The biggest event on Irish America’s celebratory calendar, the New York City St. Patrick’s Day parade, will proceed in some way, shape, or form in 2021, organizers say, but given the continued spread of the coronavirus, it’s a virtual certainty that the usual hundreds of thousands of onlookers will not be lining Fifth Avenue just over four months from now on March 17.
During a Zoom call with representatives of the parade’s affiliated organizations last week, Hilary Beirne, the parade’s chief administrative officer, said he “had no idea in relation to what is going to transpire at this point in time. One of the things I’m sure of is that we are going to have a parade. We just don’t know what it’s going to be like.
“We are not in a position to say if we are going to have a full parade, a half parade…we are going to have something. We have 260 years of tradition of marching on the streets of New York to uphold.”
It’s possible, Beirne said, that the 2021 parade could be virtual. NBC, which broadcasts the march every year, has asked parade organizers to review the upcoming telecast of the Macy’s Thanksgiving Day parade which will be virtual and to also look at this year’s Columbus Day parade in New York which was also virtual.
“Based on what we see…we are hoping to formulate some kind of broadcast similar to what (those parades) produced -- that is if we are not allowed to have a full-scale parade,” Beirne said.
This year’s St. Patrick’s Day parade was initially postponed by Governor Andrew Cuomo with the intention of hosting it later in 2020, but COVID-19 has proven to be a relentless enemy which has forced the cancellation of virtually all public gatherings in New York, including the upcoming New Year’s Eve ball drop in Times Square which will be virtual. The next big event on the city’s calendar would be the 2021 St. Patrick’s march up Fifth Avenue.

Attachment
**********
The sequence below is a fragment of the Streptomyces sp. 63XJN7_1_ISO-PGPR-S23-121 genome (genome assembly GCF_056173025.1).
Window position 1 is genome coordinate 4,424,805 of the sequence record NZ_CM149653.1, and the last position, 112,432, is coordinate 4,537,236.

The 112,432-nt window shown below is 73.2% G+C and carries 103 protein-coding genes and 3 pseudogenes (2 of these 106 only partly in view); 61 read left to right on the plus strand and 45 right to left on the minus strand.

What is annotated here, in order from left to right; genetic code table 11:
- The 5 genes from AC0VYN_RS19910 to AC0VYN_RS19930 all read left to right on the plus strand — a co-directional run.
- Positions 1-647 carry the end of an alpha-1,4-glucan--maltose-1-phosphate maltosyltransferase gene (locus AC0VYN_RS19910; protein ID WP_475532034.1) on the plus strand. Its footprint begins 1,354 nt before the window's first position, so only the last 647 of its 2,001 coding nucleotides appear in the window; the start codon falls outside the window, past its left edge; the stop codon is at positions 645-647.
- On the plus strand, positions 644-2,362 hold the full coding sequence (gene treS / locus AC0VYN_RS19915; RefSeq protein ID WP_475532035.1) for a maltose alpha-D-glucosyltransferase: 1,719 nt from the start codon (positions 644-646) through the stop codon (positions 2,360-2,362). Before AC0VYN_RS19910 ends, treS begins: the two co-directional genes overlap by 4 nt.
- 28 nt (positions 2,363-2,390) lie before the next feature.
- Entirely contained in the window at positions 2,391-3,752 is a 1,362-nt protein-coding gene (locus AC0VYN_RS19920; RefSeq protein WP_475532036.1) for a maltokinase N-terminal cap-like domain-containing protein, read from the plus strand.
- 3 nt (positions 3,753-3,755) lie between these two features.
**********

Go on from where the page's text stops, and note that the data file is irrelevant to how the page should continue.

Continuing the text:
The 2020 parade was held in the pre-dawn hours of March 17, with only a handful of marchers behind the parade’s banner who started at the 69th Regiment Armory and walked up Madison Avenue to a closed St. Patrick’s Cathedral, and then on to the American Irish Historical Society on Fifth Avenue and 81st Street which is where the parade traditionally ends.
The vastly slimmed-down march went ahead with the approval of Cuomo and Mayor Bill de Blasio, who authorized the NYPD to provide an escort.
Parade organizers had to keep their plans more or less secret for fear of attracting crowds and marching groups which would have gone against the coronavirus restrictions in place on the morning of the 17th which limited gatherings to 50 or less. If it was a day later, the march likely wouldn’t have gone ahead at all.
“We were able to execute what we needed to which was a miniaturized parade in honor of our faith, our heritage, and St. Patrick,” Beirne said.
“We kept everything close to our vest…we had heard reports of bagpipers assembling close to 59th Street, and a call sent out to assemble for a parade. We marched the whole way to the Historical Society to document we had done that to ensure the parade route is protected.”
In the weeks after March 17, parade organizers usually begin the New York City permit process for the following year. But the city shut the application website and only reopened it last month. The 2021 permit has been applied for, Beirne said.
The 2021 grand marshal will once again be James T. Callahan, who was named to lead the parade in 2020. Beirne said the 2021 aides to the grand marshal would be decided by the nominating associations, but he said the parade would recommend that they too be re-appointed as they didn’t have a chance to march up Fifth Avenue.
In other news, Beirne announced the appointment of Dr. Thomas McGinn, physician-in-chief at Northwell Health, to the parade’s Board of Directors. “He is an expert on the coronavirus…he will be a major asset to us as we formulate what we are going to do on behalf of the community in 2021,” Beirne added.
Unsurprisingly, all parade-related events remain canceled until further notice, including the annual tribute to the grand marshal and aides which usually takes place in February at Antun’s in Queens Village.
“In the event that a miracle happens and we can return to some sort of normality, we will be able to activate some fundraising events,” said Beirne, who noted that the Antun’s gathering is one of the biggest funders for parade activities.
“Until we know for certain what is going to play out we cannot make any plans to have physical events.”
All parade-related meetings will continue virtually until further notice, Beirne added.